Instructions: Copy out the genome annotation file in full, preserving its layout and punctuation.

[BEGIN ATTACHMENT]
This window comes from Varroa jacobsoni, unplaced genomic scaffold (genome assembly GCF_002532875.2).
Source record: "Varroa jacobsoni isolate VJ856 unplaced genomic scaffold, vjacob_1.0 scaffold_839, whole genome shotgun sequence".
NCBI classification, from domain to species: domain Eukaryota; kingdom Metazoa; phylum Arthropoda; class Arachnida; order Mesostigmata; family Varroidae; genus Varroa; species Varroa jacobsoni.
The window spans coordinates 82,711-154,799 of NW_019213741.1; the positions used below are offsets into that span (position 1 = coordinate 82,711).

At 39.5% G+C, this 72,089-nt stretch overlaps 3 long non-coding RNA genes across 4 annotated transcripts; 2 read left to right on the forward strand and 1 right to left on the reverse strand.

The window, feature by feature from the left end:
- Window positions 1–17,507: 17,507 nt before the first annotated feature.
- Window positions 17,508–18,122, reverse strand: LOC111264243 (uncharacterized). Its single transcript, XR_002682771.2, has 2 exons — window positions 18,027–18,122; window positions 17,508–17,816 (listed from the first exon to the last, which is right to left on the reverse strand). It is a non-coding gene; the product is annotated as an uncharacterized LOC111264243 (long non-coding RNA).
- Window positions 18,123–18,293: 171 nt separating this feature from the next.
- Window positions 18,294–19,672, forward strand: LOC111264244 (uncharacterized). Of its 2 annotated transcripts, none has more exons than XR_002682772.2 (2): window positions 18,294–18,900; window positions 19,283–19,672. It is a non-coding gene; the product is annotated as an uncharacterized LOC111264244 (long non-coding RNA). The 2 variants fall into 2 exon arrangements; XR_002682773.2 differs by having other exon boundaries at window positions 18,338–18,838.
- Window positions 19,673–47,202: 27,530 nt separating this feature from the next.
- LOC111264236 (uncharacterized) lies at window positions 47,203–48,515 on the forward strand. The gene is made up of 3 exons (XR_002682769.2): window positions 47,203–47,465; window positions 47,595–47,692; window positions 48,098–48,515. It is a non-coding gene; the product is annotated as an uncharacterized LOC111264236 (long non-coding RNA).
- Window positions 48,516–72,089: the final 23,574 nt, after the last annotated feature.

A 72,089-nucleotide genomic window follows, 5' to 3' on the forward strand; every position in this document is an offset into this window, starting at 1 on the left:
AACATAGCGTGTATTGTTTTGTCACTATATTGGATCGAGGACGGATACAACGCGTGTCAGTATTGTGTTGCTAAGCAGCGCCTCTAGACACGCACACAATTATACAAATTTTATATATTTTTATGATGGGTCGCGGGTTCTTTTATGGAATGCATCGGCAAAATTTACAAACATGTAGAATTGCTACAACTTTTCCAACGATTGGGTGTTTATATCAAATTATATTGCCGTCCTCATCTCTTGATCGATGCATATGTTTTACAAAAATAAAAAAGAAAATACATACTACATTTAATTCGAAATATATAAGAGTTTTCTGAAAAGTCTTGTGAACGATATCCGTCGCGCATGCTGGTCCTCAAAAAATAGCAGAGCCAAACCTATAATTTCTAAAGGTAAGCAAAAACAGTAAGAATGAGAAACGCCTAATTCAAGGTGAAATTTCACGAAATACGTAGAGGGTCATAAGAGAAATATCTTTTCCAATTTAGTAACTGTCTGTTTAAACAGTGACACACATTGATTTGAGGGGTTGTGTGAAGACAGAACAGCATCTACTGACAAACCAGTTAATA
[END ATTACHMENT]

This window comes from Varroa jacobsoni, unplaced genomic scaffold (genome assembly GCF_002532875.2).
Source record: "Varroa jacobsoni isolate VJ856 unplaced genomic scaffold, vjacob_1.0 scaffold_839, whole genome shotgun sequence".
NCBI classification, from domain to species: domain Eukaryota; kingdom Metazoa; phylum Arthropoda; class Arachnida; order Mesostigmata; family Varroidae; genus Varroa; species Varroa jacobsoni.
The window spans coordinates 82,711-154,799 of NW_019213741.1; the positions used below are offsets into that span (position 1 = coordinate 82,711).

At 39.5% G+C, this 72,089-nt stretch overlaps 3 long non-coding RNA genes across 4 annotated transcripts; 2 read left to right on the forward strand and 1 right to left on the reverse strand.

The window, feature by feature from the left end:
- Window positions 1–17,507: 17,507 nt before the first annotated feature.
- Window positions 17,508–18,122, reverse strand: LOC111264243 (uncharacterized). Its single transcript, XR_002682771.2, has 2 exons — window positions 18,027–18,122; window positions 17,508–17,816 (listed from the first exon to the last, which is right to left on the reverse strand). It is a non-coding gene; the product is annotated as an uncharacterized LOC111264243 (long non-coding RNA).
- Window positions 18,123–18,293: 171 nt separating this feature from the next.
- Window positions 18,294–19,672, forward strand: LOC111264244 (uncharacterized). Of its 2 annotated transcripts, none has more exons than XR_002682772.2 (2): window positions 18,294–18,900; window positions 19,283–19,672. It is a non-coding gene; the product is annotated as an uncharacterized LOC111264244 (long non-coding RNA). The 2 variants fall into 2 exon arrangements; XR_002682773.2 differs by having other exon boundaries at window positions 18,338–18,838.
- Window positions 19,673–47,202: 27,530 nt separating this feature from the next.
- LOC111264236 (uncharacterized) lies at window positions 47,203–48,515 on the forward strand. The gene is made up of 3 exons (XR_002682769.2): window positions 47,203–47,465; window positions 47,595–47,692; window positions 48,098–48,515. It is a non-coding gene; the product is annotated as an uncharacterized LOC111264236 (long non-coding RNA).
- Window positions 48,516–72,089: the final 23,574 nt, after the last annotated feature.

A 72,089-nucleotide genomic window follows, 5' to 3' on the forward strand; every position in this document is an offset into this window, starting at 1 on the left:
AACATAGCGTGTATTGTTTTGTCACTATATTGGATCGAGGACGGATACAACGCGTGTCAGTATTGTGTTGCTAAGCAGCGCCTCTAGACACGCACACAATTATACAAATTTTATATATTTTTATGATGGGTCGCGGGTTCTTTTATGGAATGCATCGGCAAAATTTACAAACATGTAGAATTGCTACAACTTTTCCAACGATTGGGTGTTTATATCAAATTATATTGCCGTCCTCATCTCTTGATCGATGCATATGTTTTACAAAAATAAAAAAGAAAATACATACTACATTTAATTCGAAATATATAAGAGTTTTCTGAAAAGTCTTGTGAACGATATCCGTCGCGCATGCTGGTCCTCAAAAAATAGCAGAGCCAAACCTATAATTTCTAAAGGTAAGCAAAAACAGTAAGAATGAGAAACGCCTAATTCAAGGTGAAATTTCACGAAATACGTAGAGGGTCATAAGAGAAATATCTTTTCCAATTTAGTAACTGTCTGTTTAAACAGTGACACACATTGATTTGAGGGGTTGTGTGAAGACAGAACAGCATCTACTGACAAACCAGTTAATA